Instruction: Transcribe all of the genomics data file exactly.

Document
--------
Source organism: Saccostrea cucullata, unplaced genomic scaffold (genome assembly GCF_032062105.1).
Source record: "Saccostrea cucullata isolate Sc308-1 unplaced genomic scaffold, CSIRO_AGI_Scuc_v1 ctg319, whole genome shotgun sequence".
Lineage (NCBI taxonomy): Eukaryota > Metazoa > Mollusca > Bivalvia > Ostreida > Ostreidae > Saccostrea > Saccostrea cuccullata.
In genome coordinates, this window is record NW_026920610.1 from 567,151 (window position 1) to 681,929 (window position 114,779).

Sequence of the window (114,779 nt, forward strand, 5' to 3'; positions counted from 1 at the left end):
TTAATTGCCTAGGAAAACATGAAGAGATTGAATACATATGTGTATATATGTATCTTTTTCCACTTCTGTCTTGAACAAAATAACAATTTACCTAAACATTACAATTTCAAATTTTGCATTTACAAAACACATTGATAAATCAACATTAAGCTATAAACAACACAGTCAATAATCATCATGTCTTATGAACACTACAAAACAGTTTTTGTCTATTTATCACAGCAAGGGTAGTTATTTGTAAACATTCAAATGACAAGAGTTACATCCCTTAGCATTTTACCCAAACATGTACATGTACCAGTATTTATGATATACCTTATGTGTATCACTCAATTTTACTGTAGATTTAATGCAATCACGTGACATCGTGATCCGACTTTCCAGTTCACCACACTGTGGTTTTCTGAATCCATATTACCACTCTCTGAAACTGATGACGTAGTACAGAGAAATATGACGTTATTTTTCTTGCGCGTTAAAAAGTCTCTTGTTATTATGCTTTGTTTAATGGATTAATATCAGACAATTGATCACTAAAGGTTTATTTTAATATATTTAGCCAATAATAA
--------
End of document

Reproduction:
Source organism: Saccostrea cucullata, unplaced genomic scaffold (genome assembly GCF_032062105.1).
Source record: "Saccostrea cucullata isolate Sc308-1 unplaced genomic scaffold, CSIRO_AGI_Scuc_v1 ctg319, whole genome shotgun sequence".
Lineage (NCBI taxonomy): Eukaryota > Metazoa > Mollusca > Bivalvia > Ostreida > Ostreidae > Saccostrea > Saccostrea cuccullata.
In genome coordinates, this window is record NW_026920610.1 from 567,151 (window position 1) to 681,929 (window position 114,779).

Sequence of the window (114,779 nt, forward strand, 5' to 3'; positions counted from 1 at the left end):
TTAATTGCCTAGGAAAACATGAAGAGATTGAATACATATGTGTATATATGTATCTTTTTCCACTTCTGTCTTGAACAAAATAACAATTTACCTAAACATTACAATTTCAAATTTTGCATTTACAAAACACATTGATAAATCAACATTAAGCTATAAACAACACAGTCAATAATCATCATGTCTTATGAACACTACAAAACAGTTTTTGTCTATTTATCACAGCAAGGGTAGTTATTTGTAAACATTCAAATGACAAGAGTTACATCCCTTAGCATTTTACCCAAACATGTACATGTACCAGTATTTATGATATACCTTATGTGTATCACTCAATTTTACTGTAGATTTAATGCAATCACGTGACATCGTGATCCGACTTTCCAGTTCACCACACTGTGGTTTTCTGAATCCATATTACCACTCTCTGAAACTGATGACGTAGTACAGAGAAATATGACGTTATTTTTCTTGCGCGTTAAAAAGTCTCTTGTTATTATGCTTTGTTTAATGGATTAATATCAGACAATTGATCACTAAAGGTTTATTTTAATATATTTAGCCAATAATAA